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ARS Home » Southeast Area » Stoneville, Mississippi » Crop Production Systems Research » Research » Research Project #437825

Research Project: Using Aerial Application and Remote Sensing Technologies for Targeted Spraying of Crop Protection Products

Location: Crop Production Systems Research

2021 Annual Report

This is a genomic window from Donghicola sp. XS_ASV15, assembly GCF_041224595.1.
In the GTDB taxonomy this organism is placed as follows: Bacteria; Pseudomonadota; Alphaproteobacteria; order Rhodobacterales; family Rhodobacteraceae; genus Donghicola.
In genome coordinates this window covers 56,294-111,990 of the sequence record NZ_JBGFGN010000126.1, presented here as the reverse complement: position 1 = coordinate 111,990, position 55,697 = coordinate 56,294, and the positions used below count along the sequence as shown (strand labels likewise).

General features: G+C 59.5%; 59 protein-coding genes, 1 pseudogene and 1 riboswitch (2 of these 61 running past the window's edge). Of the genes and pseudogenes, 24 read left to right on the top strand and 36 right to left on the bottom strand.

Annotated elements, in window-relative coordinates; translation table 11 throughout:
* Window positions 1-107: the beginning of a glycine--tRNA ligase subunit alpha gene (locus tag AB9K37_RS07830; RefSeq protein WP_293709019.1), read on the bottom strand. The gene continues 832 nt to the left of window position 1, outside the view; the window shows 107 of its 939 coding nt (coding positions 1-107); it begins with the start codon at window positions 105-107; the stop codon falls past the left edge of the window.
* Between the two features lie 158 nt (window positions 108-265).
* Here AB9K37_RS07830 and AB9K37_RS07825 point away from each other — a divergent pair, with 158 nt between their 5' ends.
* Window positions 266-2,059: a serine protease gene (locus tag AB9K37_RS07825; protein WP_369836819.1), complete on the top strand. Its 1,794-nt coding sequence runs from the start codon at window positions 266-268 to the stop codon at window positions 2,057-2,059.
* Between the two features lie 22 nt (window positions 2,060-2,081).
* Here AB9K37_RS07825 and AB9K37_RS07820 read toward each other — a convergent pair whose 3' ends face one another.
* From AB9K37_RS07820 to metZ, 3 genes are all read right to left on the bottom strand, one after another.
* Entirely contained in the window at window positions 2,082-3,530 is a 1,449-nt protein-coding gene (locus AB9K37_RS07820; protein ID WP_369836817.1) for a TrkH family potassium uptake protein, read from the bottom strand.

1. Develop herbicide and pesticide application technologies with improved spray drift models and drift management technologies. 1.1. Evaluate spray deposits and off-target spray drift using measurement and analysis protocols that account for environmental effects and treatment effects of aerial spray application from agricultural aircraft that can serve a dual role, applying pesticides to agricultural fields and functioning as a platform for camera systems to obtain imagery of agriculture fields. 1.2. Create and evaluate drift models to detect herbicide injury in crop production systems and optimize drift models with field sampling, remote sensing, and meteorological data to reduce drift and minimize crop injury. 2. Develop or adopt remote sensing methods and systems to develop risk management zones, identify spraying zones, and monitor spraying drift and effect. 2.1. Develop remote sensing systems based on an unmanned aerial vehicle with the capability of rapid image processing for targeted spray applications to herbicide-resistant weeds. 2.2. Assemble an unmanned aerial vehicle that has the capabilities of dual use, aerial spray application and image acquisition, to complete the following tasks: (1) test the system to determine how environmental factors affect spray deposits and herbicide drift prior to planting and post planting in a crop production system, (2) evaluate the camera system for developing preplant and post plant site-specific weed management zones to use for herbicide management, and (3) test the camera system to determine the efficacy of the herbicides applied. 2.3. Evaluate pan-sharpened high-resolution satellite imagery for establishing plant health zones and zone susceptibility to herbicide damage in crop fields. 3. Create and enhance internet mobile platform-based data service to assist applicators, consultants, and farmers to make site-specific farm operation decisions. 3.1. Develop a method to complete the following tasks or imagery to be used in a web-based mobile platform: (1) radiometrically correct imagery from multiple imaging sources (i.e., space-borne, airborne, and UAV imagery) and make them comparable to each other radiometrically, (2) optimize the images to scales appropriate for field observation, (3) overlay risk management and spraying zones derived from Sub-objectives 2.2 and 2.3 on the imagery, and (4) integrate images acquired from the different sources into a global data cube with unified spatial, spectral, and temporal dimensions. 3.2. Develop a web-based mobile application to be accessed by users for spray timing during the day, for most recent field conditions, and for historical field data and images; analyses and reported data will be on meteorological observations and field and radiometrically corrected crop remote sensing data obtained with Red-Green-Blue (RGB), multispectral (RGB, Red-Edge and Near Infrared (NIR)), hyperspectral (Visible and NIR (VNIR)), and thermal imaging sensors.